Ray Dalio – the world’s biggest hedge fund manager – is turning more defensive on concerns that the political drama in Washington will impair the US government’s ability to function and weigh on already wobbly financial markets. The move comes amid Donald Trump’s nuclear brinkmanship with North Korea and White House infighting over the president’s response to neo-Nazi demonstrations in Charlottesville, Virginia. Mr Dalio, who was initially optimistic about the economic impact of Mr Trump’s policy agenda, wrote recently that divisions in Washington meant “conflicts have now intensified to the point that fighting to the death is probably more likely than reconciliation”, pointing to the President’s sharply diverging approval ratings among Democrats and Republicans. The hedge fund manager said Bridgewater was “reducing our risk” because of the likelihood the conflicts will not be “handled well”, arguing that their resolution “will have a greater effect on the economy, markets and our overall wellbeing than classic monetary and fiscal policies”.

3) Content isn’t king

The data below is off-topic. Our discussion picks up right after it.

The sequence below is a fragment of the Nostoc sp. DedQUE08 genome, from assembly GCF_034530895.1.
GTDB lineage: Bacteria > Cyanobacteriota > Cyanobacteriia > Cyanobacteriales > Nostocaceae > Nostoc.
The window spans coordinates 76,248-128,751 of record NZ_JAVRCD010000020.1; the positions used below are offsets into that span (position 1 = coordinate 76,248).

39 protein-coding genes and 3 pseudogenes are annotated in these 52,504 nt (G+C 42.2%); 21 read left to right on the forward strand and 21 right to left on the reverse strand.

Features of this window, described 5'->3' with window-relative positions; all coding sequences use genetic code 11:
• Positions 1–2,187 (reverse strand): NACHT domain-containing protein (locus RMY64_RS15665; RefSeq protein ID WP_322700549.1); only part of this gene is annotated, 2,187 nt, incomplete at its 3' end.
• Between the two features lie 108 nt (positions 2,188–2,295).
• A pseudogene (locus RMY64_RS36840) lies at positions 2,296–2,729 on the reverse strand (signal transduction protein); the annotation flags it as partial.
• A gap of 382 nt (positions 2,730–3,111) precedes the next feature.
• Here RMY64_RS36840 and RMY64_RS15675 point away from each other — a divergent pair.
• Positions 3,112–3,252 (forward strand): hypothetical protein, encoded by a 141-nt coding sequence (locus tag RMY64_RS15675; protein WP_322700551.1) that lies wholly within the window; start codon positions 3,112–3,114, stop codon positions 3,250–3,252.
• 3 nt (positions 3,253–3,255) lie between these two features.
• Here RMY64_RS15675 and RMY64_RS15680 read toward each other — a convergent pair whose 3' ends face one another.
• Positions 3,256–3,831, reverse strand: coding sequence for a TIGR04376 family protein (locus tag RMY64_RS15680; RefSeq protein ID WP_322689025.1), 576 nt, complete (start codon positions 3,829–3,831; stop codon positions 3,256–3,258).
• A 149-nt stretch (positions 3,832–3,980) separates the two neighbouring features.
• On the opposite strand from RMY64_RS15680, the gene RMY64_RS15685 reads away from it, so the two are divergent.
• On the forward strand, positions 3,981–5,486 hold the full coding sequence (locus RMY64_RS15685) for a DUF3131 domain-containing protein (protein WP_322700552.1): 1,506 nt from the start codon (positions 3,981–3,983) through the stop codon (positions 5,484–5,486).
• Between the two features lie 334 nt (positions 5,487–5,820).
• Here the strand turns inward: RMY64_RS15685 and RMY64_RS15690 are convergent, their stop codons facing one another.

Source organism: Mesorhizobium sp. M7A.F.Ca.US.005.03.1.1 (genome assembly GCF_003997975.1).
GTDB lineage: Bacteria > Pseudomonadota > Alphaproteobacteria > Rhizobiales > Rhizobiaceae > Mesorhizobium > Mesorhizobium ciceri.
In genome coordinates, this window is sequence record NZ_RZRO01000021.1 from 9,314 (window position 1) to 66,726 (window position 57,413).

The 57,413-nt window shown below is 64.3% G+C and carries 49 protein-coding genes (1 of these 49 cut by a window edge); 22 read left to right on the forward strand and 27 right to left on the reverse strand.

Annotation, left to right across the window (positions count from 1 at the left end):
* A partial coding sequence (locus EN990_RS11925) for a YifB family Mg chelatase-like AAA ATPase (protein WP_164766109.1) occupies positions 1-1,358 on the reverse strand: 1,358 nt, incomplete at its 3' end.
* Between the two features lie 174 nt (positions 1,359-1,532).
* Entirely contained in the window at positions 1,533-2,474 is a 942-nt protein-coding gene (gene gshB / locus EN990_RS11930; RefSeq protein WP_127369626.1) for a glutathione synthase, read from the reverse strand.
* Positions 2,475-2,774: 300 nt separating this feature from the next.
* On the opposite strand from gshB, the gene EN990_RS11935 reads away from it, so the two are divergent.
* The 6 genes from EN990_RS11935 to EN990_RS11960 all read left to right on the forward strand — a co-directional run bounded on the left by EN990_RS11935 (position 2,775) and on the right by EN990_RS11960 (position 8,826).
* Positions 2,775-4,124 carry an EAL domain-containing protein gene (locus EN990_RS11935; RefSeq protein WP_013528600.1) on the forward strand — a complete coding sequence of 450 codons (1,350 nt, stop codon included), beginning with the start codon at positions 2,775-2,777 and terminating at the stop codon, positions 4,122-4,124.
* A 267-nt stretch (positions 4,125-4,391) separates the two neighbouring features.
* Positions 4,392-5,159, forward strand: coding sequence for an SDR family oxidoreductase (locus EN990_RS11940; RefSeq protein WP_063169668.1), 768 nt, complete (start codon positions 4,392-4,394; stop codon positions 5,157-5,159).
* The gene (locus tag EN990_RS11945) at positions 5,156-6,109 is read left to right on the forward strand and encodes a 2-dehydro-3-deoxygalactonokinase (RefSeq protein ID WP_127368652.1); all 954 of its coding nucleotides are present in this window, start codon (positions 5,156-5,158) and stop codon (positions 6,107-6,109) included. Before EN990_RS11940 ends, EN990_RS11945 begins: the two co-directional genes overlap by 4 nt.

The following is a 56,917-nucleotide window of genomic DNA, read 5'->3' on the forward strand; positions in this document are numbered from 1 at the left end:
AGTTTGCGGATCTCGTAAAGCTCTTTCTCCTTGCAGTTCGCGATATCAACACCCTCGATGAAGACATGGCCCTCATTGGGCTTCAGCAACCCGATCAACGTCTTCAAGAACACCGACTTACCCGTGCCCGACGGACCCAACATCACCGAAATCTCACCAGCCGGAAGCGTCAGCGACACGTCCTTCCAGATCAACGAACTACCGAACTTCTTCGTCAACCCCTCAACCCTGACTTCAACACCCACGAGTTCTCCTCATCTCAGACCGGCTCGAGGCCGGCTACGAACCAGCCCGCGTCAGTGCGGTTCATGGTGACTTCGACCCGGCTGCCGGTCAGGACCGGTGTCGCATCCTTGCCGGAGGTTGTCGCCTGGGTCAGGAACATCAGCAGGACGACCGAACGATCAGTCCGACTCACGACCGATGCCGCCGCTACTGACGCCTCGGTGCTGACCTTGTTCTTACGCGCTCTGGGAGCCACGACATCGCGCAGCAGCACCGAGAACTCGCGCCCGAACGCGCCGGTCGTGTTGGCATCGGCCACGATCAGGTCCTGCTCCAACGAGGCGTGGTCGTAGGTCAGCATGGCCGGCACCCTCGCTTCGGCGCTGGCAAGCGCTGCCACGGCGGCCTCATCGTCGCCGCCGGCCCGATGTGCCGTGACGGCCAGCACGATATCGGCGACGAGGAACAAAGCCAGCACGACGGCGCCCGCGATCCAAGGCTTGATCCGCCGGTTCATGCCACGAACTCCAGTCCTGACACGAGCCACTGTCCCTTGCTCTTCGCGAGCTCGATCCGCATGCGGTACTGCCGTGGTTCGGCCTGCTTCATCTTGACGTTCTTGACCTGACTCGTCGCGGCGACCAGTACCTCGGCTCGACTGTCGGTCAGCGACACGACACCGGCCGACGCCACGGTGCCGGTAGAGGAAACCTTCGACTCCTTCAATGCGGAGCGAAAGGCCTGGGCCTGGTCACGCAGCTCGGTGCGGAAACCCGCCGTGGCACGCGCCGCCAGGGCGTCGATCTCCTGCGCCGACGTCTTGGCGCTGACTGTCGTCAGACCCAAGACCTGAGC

Ben Evans of Andreessen Horowitz in this blog argues that while people in tech and media have been saying that ‘content is king’ for a long time he’s not sure how much of it is true. He says that music and books don’t matter much to tech anymore, and TV probably won’t matter much either. In the past, any music you bought for your iPod could only be played on Apple devices, and the same was true in reverse for music from any other service. Your music library kept you on a device. With streaming these issues mostly go away. All the major services are cross-device and if you do switch to a different service you’re not giving up tracks you’ve paid money for. Unlike in the past, switching has become easy. Since music no longer stops people from switching between platforms, it’s gone from being a moat to a low-margin check-box feature. All services have roughly the same underlying library of tens of millions of tracks, and the differences between them are fundamentally tactics, not strategies. Music is now merely marketing, not a moat. A Taylor Swift exclusive for Apple Music might drive some iPhone sales, just as a cool new ad campaign might, but there’s no strategic lever here – no lock-in. Something similar applies to ebooks. Like Spotify, the Kindle app is on any platform, so it doesn’t stop you switching devices.